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Tarzan’s incredibly flexible vocabulary February 9, 2007

Posted by daveintexas in stuff.

I always liked a good Tarzan flick when I was younger.  It had everything.  Action.  Bad guys.  Fighting crocodiles in their native habitat.  The chick/sexy angle with Jane.  The patented Tarzan “yell”.

And Cheetah.  I swear, I laughed my ass off at that chimp.  He was crazy.

I never really noticed his command of the English language.  Sure, he wasn’t big on pronouns, or verb tense, but he could communicate damn near every single idea he needed to with one simple word.


Yeah, I know, it’s not an English word.  It’s not a gorilla word either, as far as I know.  I don’t remember Margaret Mead using it.  Edgar Rice Burroughs didn’t use it in his books, he had Tarzan speaking straight ape.  I think it might be Swahili.  Damn, it was flexible.

For instance, when Tarzan wanted to tell everybody “it’s time to go”?

“Ungawa” (usually pointing)

Have a seat?


Let us settle our differences?


I think this could have some practical application.  Filling out a self-appraisal, always a chore, you might sprinkle in the occasional “Ungawa” to soft-soap the pat yourself on the back exercise.  “Dave understands the demands of the business and the key to a truly excellent customer experience – his attention to detail is truly Ungawa. 

Or speaking with an accounts collection agent, “May I please speak to Mr. Dave in Texas”?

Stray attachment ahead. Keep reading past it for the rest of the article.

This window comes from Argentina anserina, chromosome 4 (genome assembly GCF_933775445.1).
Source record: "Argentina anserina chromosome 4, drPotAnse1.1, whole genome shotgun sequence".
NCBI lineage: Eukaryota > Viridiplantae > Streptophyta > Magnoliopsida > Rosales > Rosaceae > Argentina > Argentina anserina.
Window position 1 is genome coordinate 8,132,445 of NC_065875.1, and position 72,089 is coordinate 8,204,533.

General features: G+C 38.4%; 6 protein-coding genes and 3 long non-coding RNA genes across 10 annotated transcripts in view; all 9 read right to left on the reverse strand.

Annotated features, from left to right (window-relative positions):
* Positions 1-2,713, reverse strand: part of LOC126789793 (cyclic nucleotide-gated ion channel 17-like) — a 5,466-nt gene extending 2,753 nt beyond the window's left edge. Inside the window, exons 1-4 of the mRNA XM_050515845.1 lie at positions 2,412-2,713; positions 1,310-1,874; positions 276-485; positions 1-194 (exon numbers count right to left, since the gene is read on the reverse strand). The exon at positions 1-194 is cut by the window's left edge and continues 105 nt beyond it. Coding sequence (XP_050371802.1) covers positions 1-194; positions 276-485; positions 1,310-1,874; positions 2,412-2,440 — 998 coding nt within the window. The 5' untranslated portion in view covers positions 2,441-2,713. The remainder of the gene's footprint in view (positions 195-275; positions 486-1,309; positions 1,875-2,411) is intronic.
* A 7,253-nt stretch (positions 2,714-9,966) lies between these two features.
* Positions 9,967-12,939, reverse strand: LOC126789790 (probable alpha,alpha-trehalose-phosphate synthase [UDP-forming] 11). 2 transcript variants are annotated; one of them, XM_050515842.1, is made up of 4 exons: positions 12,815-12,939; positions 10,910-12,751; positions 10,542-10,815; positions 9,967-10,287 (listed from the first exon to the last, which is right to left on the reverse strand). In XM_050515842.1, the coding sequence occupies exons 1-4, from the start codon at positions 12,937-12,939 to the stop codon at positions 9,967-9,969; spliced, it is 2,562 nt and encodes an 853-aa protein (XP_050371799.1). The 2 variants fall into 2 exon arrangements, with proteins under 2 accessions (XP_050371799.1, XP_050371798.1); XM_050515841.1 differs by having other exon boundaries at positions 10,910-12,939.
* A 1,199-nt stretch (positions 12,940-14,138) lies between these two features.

“I beg your pardon”?


“Is Mr. Dave in Texas available”?


“Sir, this is an extremely important matter.  We are attempting to collect a debt.  May I please speak with Mr. Dave in Texas?  We are recording this call”.



I think I’m on to something here.



1. Abigail - February 10, 2007

I’ve been using Ooga, Ooga for years for this very purpose. Add in the odd beating of the chest when frustrated and watch the woosies run. Of course being female, I only pretend to beat the chest!

2. Enas Yorl - February 11, 2007

Ahh, the old Johnny Weissmuller films! I loved those movies. Did you know that Cheeta is still alive? He’s 74-75 years old now.

I loved those books too. My Dad still has all his ERB books packed away somewhere – several boxes jammed full of old paperbacks he collected over the years.

Ungawa dude!

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